Problem Solving in a Foreign Language: A Study in Content and Language Integrated Learning

Lena Heine, Berlin: De Gruyter, 2010, Pp. xii + 217.

Reviewed by
Greg Rouault

Konan University, Hirao School of Management,

The aim of the book, 11 chapters based on Lena Heine’s PhD thesis, is to investigate how learners mentally deal with content-focused activities in a foreign language by using the concept of problem solving tasks for which subjects do not have any immediate solutions. Through empirical evidence, this valuable contribution provides readers with a better understanding of the role foreign language plays in content and language integrated learning (CLIL) which will be of interest to researchers and instructors in cognitive learning, task-based language teaching, and content-focused courses.

In chapter 1, Heine outlines the CLIL paradox where learners have to acquire the subject content while lacking linguistic competence. Since few studies have focused on the role that second language (L2) plays in mental processes for content learning in CLIL settings, the research presented here seeks to explore that gap. The chapters that follow shed light on the interrelationship between the subject and language side of CLIL learning for better implementation in curriculum, materials, and teaching methods.
Chapter 2 provides an overview of theoretical frameworks, models of linguistic knowledge, and the relationship between language and thought in general and more specifically in problem solving situations. This brief historical look at semantic knowledge, conceptual knowledge, cognitive psychology, and social experiences situates the study in the literature and foreshadows the approach used in analyzing the empirical data presented later in chapter 9. The author concludes that although the coding of thought is not bound to language, there is a role for language in building abstract knowledge categories.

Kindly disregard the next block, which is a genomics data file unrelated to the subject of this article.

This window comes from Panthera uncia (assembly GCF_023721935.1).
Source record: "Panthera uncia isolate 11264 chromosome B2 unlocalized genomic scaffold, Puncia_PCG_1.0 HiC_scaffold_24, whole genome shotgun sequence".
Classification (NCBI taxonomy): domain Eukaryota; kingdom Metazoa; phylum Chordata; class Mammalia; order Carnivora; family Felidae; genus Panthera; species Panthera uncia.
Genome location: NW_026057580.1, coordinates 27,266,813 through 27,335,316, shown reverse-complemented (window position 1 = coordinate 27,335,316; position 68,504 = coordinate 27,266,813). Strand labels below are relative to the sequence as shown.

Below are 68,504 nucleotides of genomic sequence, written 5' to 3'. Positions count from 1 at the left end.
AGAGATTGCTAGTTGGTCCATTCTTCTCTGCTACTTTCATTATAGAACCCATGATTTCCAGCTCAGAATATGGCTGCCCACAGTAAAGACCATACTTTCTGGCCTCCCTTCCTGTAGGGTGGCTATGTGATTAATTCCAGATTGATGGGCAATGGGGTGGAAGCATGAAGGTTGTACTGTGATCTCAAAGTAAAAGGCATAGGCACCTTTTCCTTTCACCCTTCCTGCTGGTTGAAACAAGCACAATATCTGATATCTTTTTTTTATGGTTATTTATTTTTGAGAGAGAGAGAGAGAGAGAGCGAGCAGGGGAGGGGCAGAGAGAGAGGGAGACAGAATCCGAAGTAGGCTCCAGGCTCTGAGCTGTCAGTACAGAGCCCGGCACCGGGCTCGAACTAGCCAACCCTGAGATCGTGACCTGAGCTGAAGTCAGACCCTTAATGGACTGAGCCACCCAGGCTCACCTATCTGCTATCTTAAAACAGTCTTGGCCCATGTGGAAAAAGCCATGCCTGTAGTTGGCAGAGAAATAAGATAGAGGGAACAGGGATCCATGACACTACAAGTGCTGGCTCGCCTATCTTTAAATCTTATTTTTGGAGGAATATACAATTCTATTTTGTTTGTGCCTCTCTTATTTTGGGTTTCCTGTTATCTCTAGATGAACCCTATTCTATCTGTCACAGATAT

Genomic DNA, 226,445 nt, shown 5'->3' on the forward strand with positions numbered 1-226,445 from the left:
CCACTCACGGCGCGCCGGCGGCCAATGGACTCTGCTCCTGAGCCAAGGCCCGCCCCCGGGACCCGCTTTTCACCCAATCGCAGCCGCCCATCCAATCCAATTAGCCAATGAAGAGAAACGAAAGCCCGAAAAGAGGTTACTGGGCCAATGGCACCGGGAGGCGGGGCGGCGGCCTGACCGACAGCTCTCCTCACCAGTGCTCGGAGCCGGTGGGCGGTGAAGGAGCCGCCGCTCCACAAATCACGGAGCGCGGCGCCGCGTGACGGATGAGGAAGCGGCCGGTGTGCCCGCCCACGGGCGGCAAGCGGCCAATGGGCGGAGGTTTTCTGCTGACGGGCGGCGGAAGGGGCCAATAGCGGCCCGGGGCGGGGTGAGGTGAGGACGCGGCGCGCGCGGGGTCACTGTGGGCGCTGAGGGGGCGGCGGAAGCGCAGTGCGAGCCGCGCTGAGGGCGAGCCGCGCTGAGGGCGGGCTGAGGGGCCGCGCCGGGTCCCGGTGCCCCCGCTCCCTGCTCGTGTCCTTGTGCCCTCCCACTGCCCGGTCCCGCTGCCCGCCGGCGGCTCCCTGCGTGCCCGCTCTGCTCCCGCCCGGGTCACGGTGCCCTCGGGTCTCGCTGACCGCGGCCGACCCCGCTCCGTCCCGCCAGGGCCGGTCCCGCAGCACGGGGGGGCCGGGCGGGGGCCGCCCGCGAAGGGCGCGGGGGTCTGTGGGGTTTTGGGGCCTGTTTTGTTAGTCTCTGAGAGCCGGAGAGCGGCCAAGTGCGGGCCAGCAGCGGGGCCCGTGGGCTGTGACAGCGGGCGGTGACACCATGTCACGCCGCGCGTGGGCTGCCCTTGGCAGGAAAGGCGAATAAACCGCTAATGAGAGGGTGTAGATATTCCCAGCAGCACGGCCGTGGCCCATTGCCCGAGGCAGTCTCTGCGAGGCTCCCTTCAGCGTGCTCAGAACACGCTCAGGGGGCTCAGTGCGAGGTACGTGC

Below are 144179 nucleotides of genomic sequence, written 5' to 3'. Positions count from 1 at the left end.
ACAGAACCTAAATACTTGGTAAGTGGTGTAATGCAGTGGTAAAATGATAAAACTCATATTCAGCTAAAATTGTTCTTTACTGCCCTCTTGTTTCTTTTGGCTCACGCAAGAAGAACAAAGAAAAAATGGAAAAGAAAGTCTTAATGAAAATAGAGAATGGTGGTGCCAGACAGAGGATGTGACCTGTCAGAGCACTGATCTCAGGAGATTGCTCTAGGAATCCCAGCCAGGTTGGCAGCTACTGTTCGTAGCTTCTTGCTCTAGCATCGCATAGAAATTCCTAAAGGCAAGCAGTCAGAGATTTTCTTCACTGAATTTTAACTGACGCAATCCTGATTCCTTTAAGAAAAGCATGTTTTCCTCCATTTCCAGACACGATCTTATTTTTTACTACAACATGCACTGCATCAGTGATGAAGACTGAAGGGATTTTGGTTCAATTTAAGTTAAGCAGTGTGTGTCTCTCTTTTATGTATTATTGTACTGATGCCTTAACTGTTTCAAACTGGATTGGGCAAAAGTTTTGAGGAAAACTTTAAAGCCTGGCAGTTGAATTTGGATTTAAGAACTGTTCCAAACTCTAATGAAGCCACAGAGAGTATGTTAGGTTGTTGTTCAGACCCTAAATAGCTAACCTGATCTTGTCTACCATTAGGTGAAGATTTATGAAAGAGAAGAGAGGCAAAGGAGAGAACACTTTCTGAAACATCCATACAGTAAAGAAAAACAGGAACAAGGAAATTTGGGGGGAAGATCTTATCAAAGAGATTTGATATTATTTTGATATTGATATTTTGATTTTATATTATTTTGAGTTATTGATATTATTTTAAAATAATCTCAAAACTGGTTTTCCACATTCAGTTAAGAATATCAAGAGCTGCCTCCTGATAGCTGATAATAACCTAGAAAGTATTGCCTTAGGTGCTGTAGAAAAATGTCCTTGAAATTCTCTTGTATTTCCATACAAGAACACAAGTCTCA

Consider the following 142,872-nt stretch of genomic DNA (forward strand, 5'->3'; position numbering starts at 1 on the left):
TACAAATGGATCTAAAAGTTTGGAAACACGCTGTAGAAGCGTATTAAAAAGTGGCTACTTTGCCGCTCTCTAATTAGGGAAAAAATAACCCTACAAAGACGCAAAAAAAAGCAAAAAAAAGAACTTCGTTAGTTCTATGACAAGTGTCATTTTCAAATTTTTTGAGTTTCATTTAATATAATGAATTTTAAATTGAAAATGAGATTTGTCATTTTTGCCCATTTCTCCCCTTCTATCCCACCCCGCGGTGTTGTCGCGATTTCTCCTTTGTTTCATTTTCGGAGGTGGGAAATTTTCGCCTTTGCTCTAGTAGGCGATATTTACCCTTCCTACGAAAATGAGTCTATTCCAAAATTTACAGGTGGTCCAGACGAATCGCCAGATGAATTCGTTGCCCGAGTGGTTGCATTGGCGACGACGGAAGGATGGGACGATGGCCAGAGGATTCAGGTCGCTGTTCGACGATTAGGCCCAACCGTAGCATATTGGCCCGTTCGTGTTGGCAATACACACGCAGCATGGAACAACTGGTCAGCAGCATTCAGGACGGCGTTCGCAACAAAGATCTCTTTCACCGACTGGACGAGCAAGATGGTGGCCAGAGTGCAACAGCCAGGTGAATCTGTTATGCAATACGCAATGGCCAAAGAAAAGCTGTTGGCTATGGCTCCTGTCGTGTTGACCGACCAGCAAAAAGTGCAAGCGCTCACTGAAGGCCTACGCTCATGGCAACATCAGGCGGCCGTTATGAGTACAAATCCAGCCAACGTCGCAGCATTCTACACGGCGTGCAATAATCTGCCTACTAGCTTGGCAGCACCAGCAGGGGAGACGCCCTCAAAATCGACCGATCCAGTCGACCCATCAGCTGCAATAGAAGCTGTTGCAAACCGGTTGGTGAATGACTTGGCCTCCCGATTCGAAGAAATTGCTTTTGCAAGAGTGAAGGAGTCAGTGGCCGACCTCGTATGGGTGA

In chapter 3, Heine introduces problem solving on a continuum for information processing. Cognitive activity is outlined as neurological processes and in a decomposition of the sub-processes the author defines thinking as “situation-specific activation and construction of different semantic relationships between pieces of information in memory” (p. 26). Solving meaning-focused tasks involves a cumulative sequence of cognitive processes, using more complex, abstract, situation-specific thinking in activating and constructing relations between the reconstruction of knowledge stored in memory and the construction of new knowledge. Content-focused tasks are said to elicit problem solving since specific information, which is not available at the beginning of the process, needs to be constructed.

The relationship to CLIL is made more evident in chapter 4 where Heine argues for a distinction between cognitive processes focused on form (language specific processes) and those focused on meaning (content-specific). She evaluates previous linguistic conceptualizations to arrive at her own model featuring content and language dimensions equally. Chapter 5 introduces Heine’s model of conceptual-linguistic task solving also used in coding her empirical data as shown in chapter 8. The implementation of this model is clarified in chapter 6 which outlines the set of six elicitation tasks designed to answer if and how the foreign language impacts on the cognitive processing of content by being applicable to both bilingual and monolingual learners.